This is the reason I selected transition as the descriptor for the summit. Retailers now have to embark on a transformation as they attempt to retool themselves to more effectively compete in the coming years.  To support these efforts, here are three overarching themes I picked up from the show:

Data/Information/Analytics – Retailers today are struggling to manage their own products and customers. At the same time, data and its demands are growing, largely because content is a key driver of commerce across the different sales channels.  A host of vendors are focused on solving the challenges of more effectively managing product information, analytics/business intelligence, distributed order management and related issues.  Just about every vendor in the exhibition hall can lay some claim to converting data into actionable information for retailers.  Better leveraging data/information to make smarter business decisions is a trend that’s here to stay and will continue to grow.

Cloud and Software-as-a-Service (SaaS) – While the move to the cloud started several years ago, an emerging play is order management in the cloud.  While still early, more and more retailers are considering moving their order management to the cloud.  In e-commerce, this is becoming routine. But for most retailers, this is still a fairly small percentage of their revenues.  What took me by surprise is the number of companies (such as Demandware, NetSuite, OrderDynamics, to name a few) that are proposing to manage orders across all sales channels (including contact centers, e-commerce, mobile, point-of-sale, etc.) in the cloud.  While larger retailers still run order management (think IBM, Manhattan Associates, Oracle, SAP, etc.) on-premise, this trend is worth following. If it catches on, this suggests just about any function can go to the cloud.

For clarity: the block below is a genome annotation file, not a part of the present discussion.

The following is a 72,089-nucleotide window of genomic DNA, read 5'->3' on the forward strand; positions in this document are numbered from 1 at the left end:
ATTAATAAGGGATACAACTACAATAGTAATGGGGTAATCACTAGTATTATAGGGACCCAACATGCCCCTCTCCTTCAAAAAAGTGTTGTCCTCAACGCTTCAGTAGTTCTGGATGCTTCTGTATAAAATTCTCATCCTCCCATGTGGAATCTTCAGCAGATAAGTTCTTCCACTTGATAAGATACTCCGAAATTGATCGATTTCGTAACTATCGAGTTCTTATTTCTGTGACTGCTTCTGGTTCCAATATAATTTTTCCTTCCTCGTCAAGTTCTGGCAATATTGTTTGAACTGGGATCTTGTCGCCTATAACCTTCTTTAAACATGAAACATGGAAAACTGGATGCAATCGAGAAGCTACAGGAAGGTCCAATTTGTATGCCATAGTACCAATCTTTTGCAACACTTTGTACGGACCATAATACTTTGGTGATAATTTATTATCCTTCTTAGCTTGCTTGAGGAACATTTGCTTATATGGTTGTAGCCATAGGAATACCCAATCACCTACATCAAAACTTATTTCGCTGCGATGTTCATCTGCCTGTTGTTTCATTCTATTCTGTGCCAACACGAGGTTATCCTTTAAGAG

Mobile – No surprise here that mobile is the emerging marketing and sales channel, similar to what e-commerce was in the mid/late 1990s. Smartphones in use on earth should surpass the number of PCs in use in 2014, but what this means for retailers is still not clear.  Today, mobile is more an information gathering and research channel than one that transacts. But mobile phones are increasingly important tools for location-based marketing, which will enable retailers to message people as they walk in and around physical stores. Technologies such as iBeacons are making inroads after being launched in 2013, so this holiday will better reveal their strengths and weaknesses.  As such, mobile marketing is the dominant use today and companies like Branding Brands, GPShopper and Vibes Marketing have taken the lead.  Of particular interest is Vibe’s focus on leveraging the capabilities of Apple’s Passbook and Google Wallet to reinforce retail loyalty programs.

Whew.  While clearly not an in-depth summary of the show — that task was too big for one person to manage — technology vendors are clearly aligning with brick and mortar retailers to support them as they transition and transform their business to provide more integrated and immersive customer experiences.  As such, I find myself already looking forward to the 2015 Shop.org Summit in Philadelphia to again check up on of the omnichannel progress being made and the impact its having in the retail world.